The AV-1 uses Centre-weighted Average as its metering option. For excessive backlit situations, using the backlit compensation button may not be enough to provide the adjustment needed to ensure a correct exposure. In this case, move in closer to the subject until it fills up the frame (or when the brightly-lit area is hidden), press the backlit button, lock in the setting by maintaining finger pressure on the shutter button halfway, move back, recompose and shoot. Alternatively, if you are shooting with a zoom lens, just zoom in and get a close-up meter reading, lock it and zoom back to the focal length where you want to shoot the subject at.
It has a range of dedicated speedlites for you to cover the dark:
- With Canon Speedlite 133A
- With Canon Speedlite 155A
- With Canon Speedlite 177A
- With Canon Speedlite 199A
Just slip one of these flashes onto the AV-1, set an aperture on the flash, and set that same aperture on the lens. The flash would give out just the right amount of light to your subject. You can also shoot continuously at 2 fps (frames-per-second) wiith the Canon Power Winder A or even the newer Power Winder A2.You can use many of the other system accessories within the huge Canon FD photographic system. The AV-1 was one of the few Canon bodies that offered Aperture Priority AE mode instead of the more familiar Shutter Priority AE, an autoexposure feature that the camera manufacturer is very popular with. For those enjoys wuch simplicity of operation, the AV-1 camera is good enough to be used for most of the common photographic applications. I believe the Canon AV-1 is an extremely well made SLR camera and it offered a good performance for its price, but if you are looking for a used SLR body to start your photographic journey, please note that the manual focus Canon FD-mount system has been replaced with the autofocus, fully electronic-type of lens mount in the EOS System. The two system are not compatible with each other. You have to be alert on this if you are putting the AV-1 as one of your primarily consideration when looking for a used SLR camera. I like to ensure that any of the visitors to my site will be well informed on most facts pertaining to the discontinued Canon manual focus models.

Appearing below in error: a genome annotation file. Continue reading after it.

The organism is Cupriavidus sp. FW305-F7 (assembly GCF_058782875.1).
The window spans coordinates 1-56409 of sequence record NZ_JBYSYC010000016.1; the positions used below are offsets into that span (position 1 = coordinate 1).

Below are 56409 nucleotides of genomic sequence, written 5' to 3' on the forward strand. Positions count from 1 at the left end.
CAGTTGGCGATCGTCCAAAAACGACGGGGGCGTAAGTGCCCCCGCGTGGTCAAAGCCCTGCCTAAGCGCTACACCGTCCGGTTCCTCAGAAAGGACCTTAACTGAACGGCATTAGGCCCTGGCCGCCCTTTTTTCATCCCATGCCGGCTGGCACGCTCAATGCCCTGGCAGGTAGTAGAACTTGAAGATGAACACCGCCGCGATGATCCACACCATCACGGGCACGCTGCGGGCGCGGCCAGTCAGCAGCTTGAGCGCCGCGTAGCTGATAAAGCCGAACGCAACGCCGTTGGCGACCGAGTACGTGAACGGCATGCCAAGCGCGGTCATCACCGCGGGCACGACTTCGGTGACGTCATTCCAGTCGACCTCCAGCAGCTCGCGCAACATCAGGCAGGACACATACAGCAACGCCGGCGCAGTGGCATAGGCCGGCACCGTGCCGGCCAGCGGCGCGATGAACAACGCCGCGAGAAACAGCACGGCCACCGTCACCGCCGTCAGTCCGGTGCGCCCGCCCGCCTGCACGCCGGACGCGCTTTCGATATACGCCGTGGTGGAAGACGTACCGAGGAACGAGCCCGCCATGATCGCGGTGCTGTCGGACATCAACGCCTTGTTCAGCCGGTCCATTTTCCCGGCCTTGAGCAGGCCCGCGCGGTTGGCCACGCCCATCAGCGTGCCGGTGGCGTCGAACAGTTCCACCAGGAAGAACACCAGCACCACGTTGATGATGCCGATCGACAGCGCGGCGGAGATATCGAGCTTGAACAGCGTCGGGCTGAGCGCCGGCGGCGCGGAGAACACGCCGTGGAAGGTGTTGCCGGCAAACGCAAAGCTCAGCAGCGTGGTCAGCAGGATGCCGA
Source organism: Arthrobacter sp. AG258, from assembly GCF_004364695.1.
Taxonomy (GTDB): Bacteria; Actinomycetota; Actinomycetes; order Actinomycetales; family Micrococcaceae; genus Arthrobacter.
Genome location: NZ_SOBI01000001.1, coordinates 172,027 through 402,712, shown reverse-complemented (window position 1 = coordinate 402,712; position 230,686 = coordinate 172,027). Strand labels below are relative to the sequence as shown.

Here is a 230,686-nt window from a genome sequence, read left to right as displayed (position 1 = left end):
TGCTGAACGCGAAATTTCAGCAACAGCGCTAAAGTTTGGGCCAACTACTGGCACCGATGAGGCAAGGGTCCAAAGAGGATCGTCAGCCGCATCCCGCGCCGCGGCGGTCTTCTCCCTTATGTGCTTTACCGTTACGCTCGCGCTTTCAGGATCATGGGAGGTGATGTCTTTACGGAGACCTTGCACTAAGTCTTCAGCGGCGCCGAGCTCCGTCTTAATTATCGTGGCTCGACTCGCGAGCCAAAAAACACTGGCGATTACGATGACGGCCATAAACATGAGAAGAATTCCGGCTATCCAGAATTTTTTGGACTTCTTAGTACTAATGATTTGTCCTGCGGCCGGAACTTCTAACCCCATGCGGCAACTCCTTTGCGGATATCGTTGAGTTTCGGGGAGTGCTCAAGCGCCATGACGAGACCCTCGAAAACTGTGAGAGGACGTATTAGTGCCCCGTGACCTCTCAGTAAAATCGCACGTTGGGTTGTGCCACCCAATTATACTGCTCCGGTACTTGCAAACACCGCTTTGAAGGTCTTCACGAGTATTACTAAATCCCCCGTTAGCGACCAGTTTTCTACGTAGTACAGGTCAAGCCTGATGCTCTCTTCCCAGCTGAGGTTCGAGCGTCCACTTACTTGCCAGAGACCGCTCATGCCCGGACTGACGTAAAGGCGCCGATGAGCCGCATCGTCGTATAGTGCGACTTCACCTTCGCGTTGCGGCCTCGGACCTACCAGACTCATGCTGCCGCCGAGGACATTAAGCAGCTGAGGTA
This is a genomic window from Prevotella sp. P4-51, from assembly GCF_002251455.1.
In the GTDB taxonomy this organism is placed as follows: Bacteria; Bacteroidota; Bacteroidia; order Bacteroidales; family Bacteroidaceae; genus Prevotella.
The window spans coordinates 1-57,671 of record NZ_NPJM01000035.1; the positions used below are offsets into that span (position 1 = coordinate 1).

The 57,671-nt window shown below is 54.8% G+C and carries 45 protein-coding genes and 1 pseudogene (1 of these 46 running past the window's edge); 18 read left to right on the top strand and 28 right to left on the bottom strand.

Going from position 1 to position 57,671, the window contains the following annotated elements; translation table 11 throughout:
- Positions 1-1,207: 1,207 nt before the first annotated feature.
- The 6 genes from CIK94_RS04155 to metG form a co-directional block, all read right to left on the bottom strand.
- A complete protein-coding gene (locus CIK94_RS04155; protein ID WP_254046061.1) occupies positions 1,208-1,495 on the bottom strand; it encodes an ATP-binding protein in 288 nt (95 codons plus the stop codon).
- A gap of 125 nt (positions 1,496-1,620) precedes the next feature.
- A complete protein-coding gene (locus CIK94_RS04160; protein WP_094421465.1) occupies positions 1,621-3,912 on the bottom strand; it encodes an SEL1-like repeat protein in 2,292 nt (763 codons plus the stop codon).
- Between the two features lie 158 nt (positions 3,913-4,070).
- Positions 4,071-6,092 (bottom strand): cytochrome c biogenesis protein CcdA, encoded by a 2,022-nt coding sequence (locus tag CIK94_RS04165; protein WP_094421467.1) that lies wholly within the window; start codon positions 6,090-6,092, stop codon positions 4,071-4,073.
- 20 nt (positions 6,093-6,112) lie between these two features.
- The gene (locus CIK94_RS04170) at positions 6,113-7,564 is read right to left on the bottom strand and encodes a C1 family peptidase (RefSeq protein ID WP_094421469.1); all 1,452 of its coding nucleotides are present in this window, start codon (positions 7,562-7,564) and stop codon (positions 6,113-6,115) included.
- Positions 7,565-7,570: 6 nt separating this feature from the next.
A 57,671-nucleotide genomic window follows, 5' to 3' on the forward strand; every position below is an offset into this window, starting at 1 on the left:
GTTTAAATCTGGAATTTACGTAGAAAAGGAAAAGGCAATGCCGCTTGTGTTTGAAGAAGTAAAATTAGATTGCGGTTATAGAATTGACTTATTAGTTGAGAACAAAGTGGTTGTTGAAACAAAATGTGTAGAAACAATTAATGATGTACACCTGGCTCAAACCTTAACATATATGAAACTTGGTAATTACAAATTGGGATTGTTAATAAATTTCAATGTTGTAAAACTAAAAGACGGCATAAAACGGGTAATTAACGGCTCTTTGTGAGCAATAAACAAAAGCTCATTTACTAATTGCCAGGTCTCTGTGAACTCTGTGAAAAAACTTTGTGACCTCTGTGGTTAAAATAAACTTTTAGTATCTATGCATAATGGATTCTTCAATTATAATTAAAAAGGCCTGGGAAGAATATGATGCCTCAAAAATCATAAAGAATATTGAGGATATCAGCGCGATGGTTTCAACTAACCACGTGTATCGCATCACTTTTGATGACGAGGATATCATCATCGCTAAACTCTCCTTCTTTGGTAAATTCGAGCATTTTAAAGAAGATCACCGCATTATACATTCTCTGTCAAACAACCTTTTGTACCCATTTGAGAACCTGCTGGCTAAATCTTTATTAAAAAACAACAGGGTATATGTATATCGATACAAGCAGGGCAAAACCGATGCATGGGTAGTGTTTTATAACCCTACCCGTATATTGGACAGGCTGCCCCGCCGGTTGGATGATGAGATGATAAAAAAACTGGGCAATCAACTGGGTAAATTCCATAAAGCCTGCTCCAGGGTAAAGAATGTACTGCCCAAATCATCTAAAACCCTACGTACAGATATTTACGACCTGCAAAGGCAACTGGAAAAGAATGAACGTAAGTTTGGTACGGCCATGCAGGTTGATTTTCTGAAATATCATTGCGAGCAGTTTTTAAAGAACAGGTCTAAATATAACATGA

There are some strength and weaknesses in the camera design as well, the most noticeable is still the use of the outdated horizontal travelled fabric shutter curtain design (Contax, Nikon and Yashica have already used vertically-traveled metal-type of focal-plane shutters then), since its usage can affects other specifications such as the maximum sync speed that could be offered. Anyway, if you already bought an AV-1 camera, this site may be helpful for you to understand this camera better (or an orientation for some who doesn't know that the camera they have is the Canon AV-1 all these years..) - don't let what I have mentioned earlier to put you off, either. Sometimes, you tend to use 'modern standard' to measure an old faithful, which is not fair at times, despite my earlier remarks - given the price (below US$120 for a used unit), I would still rate the AV-1 as a very attractive option for entry-level photo enthusiasts.
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A Series: AE-1 | AT-1 | A-1 | AV-1 | AE-1 Program | AL-1
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Highly suggestive useful external links/resources created by Mr.Christian Rollinger:
Essentials: - Canon AV-1 Instruction Manual | Determine Years of Made of your Canon
Canon Flash models:- Canon 300TL flash(1.5MB); Macrolite ML-1(HTML); Macrolite ML-2; Macrolite ML-3; Speedlite 133a; Speedlite 155a(HTML); Speedlite 177a; Speedlite 188a(HTML); Speedlite 199a; Speedlite 244t; Speedlite 277t (HTML); Speedlite 533; Speedlite 577
Others:- Canon Auto Bellow Unit Manual; Canon Macro Photography Guide, Canon Slide Duplicator Manual, Canon Angle Finder User's Manual